The wife of the Akwa Ibom governor has urged the state police command to refrain from harassing and demanding money from victims of Gender-Based Violence (GBV) before their cases were attended to.
Mrs Martha Emmanuel added that such attitudes have scared away other victims of GBV from speaking out and going to the police to lodge their complaints as the first point of call.
At a courtesy visit on the state police commissioner, Akwa Ibom, Andrew Amiengheme, with members of the gender-based violence management committee, the governor’s wife noted that demanding from victims who are already wounded and traumatized is an act of insensitivity.
Emmanuel told the commissioner that the essence of the courtesy visit was to seek partnership with the police on how to tackle GBV issues in the state even as she acknowledged the efforts and support of some police officers in addressing the menace.
The first lady also frowned at the situation where some police officers blame GBV victims by attributing their woes to their way of dressing and their bad attitudes at home in the case of married women.
She, however, reiterated the fact that all rape cases should be channeled to the family unit and not be settled out of court even as she promised to present copies of the VAPP law to the command.
“We are here on a courtesy visit on behalf of the gender-based violence management committee, Akwa Ibom, to look into cases of GBV in the state which you have been very supportive of. We’ve been fighting this menace over the years now, especially cases of rape that has been on the high side, so far police most times have cooperated with us.
“We are here to officially tell you that we want to work with you and we want you to work with us. I’m saying this because there are some police stations in some local governments that are not friendly, I want you sir to have a meeting with them and address this issue.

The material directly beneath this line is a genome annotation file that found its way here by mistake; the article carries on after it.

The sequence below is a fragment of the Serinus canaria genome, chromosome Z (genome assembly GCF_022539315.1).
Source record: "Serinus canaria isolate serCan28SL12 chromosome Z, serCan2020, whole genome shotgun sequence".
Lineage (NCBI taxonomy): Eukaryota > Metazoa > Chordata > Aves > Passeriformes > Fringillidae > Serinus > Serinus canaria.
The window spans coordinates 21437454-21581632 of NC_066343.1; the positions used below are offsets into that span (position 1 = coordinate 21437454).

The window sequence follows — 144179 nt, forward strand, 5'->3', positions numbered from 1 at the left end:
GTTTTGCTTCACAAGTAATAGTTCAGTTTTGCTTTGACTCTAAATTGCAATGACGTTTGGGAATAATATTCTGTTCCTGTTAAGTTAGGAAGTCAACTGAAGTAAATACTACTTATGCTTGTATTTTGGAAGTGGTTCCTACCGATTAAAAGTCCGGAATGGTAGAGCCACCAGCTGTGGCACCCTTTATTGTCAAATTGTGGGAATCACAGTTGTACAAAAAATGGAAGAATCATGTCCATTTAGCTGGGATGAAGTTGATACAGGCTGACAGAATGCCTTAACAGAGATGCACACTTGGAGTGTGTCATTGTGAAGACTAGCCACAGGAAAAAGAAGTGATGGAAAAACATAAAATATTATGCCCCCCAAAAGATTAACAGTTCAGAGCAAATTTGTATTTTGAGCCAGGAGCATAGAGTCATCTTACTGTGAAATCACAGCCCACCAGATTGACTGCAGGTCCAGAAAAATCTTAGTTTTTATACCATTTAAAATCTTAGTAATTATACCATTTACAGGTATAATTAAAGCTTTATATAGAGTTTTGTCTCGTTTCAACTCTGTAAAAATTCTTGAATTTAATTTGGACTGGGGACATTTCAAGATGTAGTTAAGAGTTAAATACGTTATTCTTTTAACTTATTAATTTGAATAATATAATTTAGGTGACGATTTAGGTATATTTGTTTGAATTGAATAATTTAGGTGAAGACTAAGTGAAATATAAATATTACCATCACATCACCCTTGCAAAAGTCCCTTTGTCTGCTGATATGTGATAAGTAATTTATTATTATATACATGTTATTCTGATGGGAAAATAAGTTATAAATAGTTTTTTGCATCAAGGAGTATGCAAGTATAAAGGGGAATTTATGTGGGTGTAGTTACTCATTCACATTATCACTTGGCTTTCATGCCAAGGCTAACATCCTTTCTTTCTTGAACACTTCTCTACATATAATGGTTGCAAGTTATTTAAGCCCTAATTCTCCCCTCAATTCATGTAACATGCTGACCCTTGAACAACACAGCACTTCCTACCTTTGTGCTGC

”They should not be demanding a ransom from these poor victims, nobody should be demanding from somebody that is already wounded, they are already adding salt into injury. Also, settlement of rape cases and granting of bails should not be encouraged but it’s still going on, when they do that, these people will go out there and be bragging and it takes the intervention of another policeman to re-arrest them, it shouldn’t be like that, we should follow one guideline.
“The officers should empathize with the victims and give them succour, we have so many cases that when you go to the station to report, the officers will be like, why did you dress like that, where were you, why did you go there, all these things scare them, that is one of the reasons why people when you ask them to report they will tell you no.
“In the case of husband and wife; they will tell the woman, go back, go and settle with your husband. I know they can settle their matter at home but if somebody takes the stress of coming to the station to report, I think that person needs help and the case is beyond that person, and that harassment should not be there anymore, the governor’s wife said.”
Amiengheme thanked the First Lady for the visit and her campaign against all forms of GBV.
He gave reassurance that offenders would be made to face the law but noted that most rape victims were reluctant to come forward to pursue their cases when they are offered money blaming it on the high level of poverty in the state.
He said all the GBV cases in the state are channelled to the family unit of the command.
“It is a painful thing to see one’s sister been maltreated or raped, I want o assure you that since I came in, I’ve ensured that any GBV case is settled in no other place than court, some people go as far as petitioning the AIG, but the AIG does not interfere in such matters of GBV, he will tell you, make sure it goes to court,” he said.